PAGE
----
How to Give to Charity

Almost every charity you encounter will be legitimate and working hard to fulfill its mission and provide critically needed services to the community. Nevertheless, it pays to take your time when giving to charity for two key reasons.

First, donors can help ensure that their charitable gift will go to a legitimate organization and will be used ethically and effectively by following some easy and common-sense tips and guidelines below.

Second, donors can get more out of their giving by spending a little time thinking about the causes that are most important to them. After all, with the growth of the charitable sector, donors now have many choices to make as they select which organizations to support with their dollars and time.

There is no right or wrong way to choose a charity. Many donors support a charity because it helped out one of their family members. Others support a charity because friends asked them to give or volunteer for the organization. Or perhaps they’ve long admired the charity’s work and now want to support it financially.

The Association of Fundraising Professionals’ (AFP) Giving Guides don’t provide specific steps on how to choose a charity to support. But they do provide some perspective on what to look for in an organization and how to approach the ideas of giving and volunteering. Individuals are encouraged to download the appropriate guide and use it as they consider their giving decisions.

Tips and Guidelines for Giving to Charity

Take your time in making giving decisions and resist high-pressure appeals. The faster the sales pitch, the more you should just say no. Legitimate charities don’t need money at the exact moment a solicitation is made. Ideally, donors should always ask for written information (especially during a telephone solicitation) about the charity before they give. The request will give donors more time to find out about the charity and resist the temptation to give on a whim.

Don’t be fooled by charities with worthy-sounding names, or names that might sound similar to other organizations.  Some questionable charities create names that are intended to sound like other well-known charities and mislead potential donors.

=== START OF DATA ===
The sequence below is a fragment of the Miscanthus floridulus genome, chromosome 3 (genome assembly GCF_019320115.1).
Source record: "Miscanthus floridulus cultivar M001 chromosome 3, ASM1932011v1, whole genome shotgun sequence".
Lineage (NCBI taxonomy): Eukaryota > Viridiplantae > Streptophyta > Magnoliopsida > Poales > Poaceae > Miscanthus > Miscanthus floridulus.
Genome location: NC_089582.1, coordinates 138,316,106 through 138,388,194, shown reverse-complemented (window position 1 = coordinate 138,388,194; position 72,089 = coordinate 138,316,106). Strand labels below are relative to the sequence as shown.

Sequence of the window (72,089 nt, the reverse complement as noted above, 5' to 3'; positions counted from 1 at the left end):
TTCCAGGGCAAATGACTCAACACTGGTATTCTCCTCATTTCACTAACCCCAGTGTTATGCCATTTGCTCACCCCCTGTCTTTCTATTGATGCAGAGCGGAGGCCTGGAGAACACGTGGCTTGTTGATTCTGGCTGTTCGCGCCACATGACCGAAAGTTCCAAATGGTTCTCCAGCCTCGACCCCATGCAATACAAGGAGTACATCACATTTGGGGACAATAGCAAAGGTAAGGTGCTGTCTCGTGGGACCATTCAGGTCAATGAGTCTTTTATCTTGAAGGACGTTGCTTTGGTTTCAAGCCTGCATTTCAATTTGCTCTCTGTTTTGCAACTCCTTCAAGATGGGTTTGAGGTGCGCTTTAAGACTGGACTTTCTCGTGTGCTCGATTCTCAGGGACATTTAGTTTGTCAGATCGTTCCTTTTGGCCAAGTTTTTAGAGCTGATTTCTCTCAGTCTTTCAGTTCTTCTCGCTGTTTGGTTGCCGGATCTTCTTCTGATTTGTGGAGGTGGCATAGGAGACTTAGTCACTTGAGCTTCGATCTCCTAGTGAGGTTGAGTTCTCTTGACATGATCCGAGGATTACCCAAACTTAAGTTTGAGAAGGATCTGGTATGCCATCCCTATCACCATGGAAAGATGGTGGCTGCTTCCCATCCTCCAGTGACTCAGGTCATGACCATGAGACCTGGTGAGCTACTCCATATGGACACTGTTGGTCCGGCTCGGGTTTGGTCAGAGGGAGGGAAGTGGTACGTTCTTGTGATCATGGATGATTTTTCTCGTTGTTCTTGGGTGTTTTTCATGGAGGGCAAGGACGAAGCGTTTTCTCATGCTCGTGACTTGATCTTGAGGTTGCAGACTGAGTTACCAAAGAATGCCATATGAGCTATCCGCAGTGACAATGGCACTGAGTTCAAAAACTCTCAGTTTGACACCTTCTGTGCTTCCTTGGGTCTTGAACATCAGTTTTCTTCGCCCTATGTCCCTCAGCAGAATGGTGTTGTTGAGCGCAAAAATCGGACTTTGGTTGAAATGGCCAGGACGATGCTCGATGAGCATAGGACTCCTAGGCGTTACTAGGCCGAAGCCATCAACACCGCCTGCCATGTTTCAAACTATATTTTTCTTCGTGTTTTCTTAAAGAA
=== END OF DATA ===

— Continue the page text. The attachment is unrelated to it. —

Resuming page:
Know the charity you are considering supporting. Ask the charity to send you a brochure or other published information. If the response is slow, reluctant or not forthcoming at all, consider a different charity.

Before making a gift, offer to volunteer your time to promote the goals of the charity and to learn more about the organization and how it is run. If the response is less than enthusiastic, or you don’t like what you find, consider looking elsewhere to donate your time and money.

Ask a telemarketer if he or she is working for a percentage of the funds raised, is paid a set salary or fee or is a volunteer. If the telemarketer is taking a percentage of funds raised, hang up the phone. Percentage-based compensation is considered unethical.

Use the Donor Bill of Rights. This document was created by a group of philanthropic and fundraising organizations dedicated to the advancement of ethical and effective fundraising. Know your rights, and challenge the charities you support to uphold them. If they don’t, tell them you expect them to do so, or you’ll consider giving elsewhere.

Develop a giving plan. Develop a giving plan of how much, when and to whom you will give. In addition, giving more to a few causes also tends to increase the overall value of contributions. Deciding on when to give is also important. More than a third of all charitable giving occurs in the last three months of the year. But giving during the rest of the year is critical too, as some charities often struggle for funds in spring and summer.

Ensure that the fundraiser and the charity operate under a code of ethical standards. AFP members are required to abide by and sign annually the AFP Code of Ethical Principle and Standards. These standards or similar ones, can provide confidence that the charity and the fundraiser are legitimate and providing the highest level of ethical service to donors.